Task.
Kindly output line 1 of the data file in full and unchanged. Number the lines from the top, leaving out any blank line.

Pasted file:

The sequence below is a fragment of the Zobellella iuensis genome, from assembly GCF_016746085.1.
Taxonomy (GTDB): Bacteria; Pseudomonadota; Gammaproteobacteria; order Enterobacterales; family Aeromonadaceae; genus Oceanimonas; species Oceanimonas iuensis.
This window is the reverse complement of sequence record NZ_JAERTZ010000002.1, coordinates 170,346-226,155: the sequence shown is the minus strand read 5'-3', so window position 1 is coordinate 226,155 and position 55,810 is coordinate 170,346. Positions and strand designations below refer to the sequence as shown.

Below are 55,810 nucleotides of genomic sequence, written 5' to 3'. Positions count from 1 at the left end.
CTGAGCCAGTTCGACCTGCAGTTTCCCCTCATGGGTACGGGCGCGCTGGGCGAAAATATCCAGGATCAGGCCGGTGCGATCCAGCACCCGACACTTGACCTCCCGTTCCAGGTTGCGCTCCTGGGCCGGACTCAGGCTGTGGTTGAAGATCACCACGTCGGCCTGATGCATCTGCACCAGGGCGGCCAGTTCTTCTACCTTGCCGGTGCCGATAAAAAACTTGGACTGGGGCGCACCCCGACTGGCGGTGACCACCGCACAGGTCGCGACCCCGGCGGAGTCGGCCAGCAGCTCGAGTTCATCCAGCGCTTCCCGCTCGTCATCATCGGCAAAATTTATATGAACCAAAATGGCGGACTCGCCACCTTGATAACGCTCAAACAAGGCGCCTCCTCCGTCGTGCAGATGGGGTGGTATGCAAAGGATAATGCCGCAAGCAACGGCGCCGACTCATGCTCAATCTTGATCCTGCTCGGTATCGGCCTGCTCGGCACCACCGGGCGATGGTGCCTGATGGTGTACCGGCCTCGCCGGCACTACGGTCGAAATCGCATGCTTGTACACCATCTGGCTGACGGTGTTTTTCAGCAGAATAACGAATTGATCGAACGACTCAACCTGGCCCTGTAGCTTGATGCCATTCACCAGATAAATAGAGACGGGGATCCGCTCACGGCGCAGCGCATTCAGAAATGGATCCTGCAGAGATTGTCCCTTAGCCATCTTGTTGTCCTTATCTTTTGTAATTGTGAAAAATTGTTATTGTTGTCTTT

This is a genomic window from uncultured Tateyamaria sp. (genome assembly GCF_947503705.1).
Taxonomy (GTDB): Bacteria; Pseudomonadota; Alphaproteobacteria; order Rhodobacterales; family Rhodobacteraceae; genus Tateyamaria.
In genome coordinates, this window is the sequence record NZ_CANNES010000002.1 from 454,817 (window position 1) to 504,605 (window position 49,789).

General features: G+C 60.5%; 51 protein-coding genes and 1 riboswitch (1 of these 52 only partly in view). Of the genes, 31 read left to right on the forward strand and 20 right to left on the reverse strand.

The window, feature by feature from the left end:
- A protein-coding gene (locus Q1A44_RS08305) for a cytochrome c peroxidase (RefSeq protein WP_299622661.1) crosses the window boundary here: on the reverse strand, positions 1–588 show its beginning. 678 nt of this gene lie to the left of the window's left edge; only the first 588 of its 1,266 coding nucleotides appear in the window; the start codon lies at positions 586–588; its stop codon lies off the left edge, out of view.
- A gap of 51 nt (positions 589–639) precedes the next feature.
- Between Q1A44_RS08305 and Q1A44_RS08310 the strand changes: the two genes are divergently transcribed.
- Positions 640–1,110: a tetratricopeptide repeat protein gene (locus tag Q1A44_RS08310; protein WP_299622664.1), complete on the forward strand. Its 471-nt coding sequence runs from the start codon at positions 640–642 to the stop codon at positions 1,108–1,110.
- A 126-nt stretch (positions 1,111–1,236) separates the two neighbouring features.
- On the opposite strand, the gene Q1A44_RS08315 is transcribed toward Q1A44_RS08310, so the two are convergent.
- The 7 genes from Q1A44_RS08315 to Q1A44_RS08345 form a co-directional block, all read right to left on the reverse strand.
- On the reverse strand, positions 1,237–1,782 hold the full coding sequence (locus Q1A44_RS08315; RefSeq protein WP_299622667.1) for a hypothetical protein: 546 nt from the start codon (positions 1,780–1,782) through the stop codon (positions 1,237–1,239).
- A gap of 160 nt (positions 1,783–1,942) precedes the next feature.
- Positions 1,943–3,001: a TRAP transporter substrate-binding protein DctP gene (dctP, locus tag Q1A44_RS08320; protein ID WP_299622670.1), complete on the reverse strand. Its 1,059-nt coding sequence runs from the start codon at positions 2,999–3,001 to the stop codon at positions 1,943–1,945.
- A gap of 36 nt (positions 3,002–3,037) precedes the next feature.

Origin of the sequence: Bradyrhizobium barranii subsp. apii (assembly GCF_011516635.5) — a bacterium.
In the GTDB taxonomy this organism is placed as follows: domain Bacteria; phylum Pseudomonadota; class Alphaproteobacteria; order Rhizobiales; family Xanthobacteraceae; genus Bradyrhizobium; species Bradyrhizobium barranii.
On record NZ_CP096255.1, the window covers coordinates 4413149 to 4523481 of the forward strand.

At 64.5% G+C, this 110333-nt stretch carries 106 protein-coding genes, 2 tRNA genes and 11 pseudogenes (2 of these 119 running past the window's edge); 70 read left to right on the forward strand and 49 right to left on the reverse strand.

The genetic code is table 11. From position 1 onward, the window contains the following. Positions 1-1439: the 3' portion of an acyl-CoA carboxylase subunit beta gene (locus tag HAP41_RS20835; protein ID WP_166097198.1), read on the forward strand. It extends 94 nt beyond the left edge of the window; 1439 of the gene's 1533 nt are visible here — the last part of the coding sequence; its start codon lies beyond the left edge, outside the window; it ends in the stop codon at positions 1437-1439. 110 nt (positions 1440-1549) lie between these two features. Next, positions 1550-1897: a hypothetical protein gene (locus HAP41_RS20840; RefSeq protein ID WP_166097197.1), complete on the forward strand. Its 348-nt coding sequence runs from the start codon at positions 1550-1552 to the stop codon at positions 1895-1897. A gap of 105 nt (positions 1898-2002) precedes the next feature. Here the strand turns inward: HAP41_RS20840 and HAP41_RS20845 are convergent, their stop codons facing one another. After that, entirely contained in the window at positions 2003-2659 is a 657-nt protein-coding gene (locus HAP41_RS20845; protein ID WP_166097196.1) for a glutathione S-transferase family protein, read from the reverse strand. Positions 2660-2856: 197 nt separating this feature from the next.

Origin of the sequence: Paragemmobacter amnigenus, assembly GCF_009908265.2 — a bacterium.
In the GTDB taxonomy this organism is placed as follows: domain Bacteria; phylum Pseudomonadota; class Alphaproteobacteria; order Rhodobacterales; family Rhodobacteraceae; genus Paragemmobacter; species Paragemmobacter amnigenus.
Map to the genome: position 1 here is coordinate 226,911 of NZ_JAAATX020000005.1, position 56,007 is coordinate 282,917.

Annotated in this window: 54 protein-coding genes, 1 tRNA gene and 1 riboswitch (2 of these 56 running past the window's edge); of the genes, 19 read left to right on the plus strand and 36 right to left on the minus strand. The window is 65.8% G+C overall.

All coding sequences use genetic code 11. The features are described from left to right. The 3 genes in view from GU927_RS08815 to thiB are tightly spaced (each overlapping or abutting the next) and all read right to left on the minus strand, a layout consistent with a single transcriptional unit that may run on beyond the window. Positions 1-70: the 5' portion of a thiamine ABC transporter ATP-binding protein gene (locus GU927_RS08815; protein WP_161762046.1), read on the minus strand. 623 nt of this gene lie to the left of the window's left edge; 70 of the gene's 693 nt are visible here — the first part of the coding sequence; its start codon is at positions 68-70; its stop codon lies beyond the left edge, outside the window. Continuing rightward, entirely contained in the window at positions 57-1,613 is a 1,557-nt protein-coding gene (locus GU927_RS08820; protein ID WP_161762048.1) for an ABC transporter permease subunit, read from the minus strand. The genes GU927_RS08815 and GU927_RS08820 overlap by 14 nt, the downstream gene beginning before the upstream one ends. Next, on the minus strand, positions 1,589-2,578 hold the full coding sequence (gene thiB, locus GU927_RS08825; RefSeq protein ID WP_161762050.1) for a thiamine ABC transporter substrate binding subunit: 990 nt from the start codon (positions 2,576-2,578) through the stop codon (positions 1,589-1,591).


The sequence below is a fragment of the Zobellella iuensis genome, from assembly GCF_016746085.1.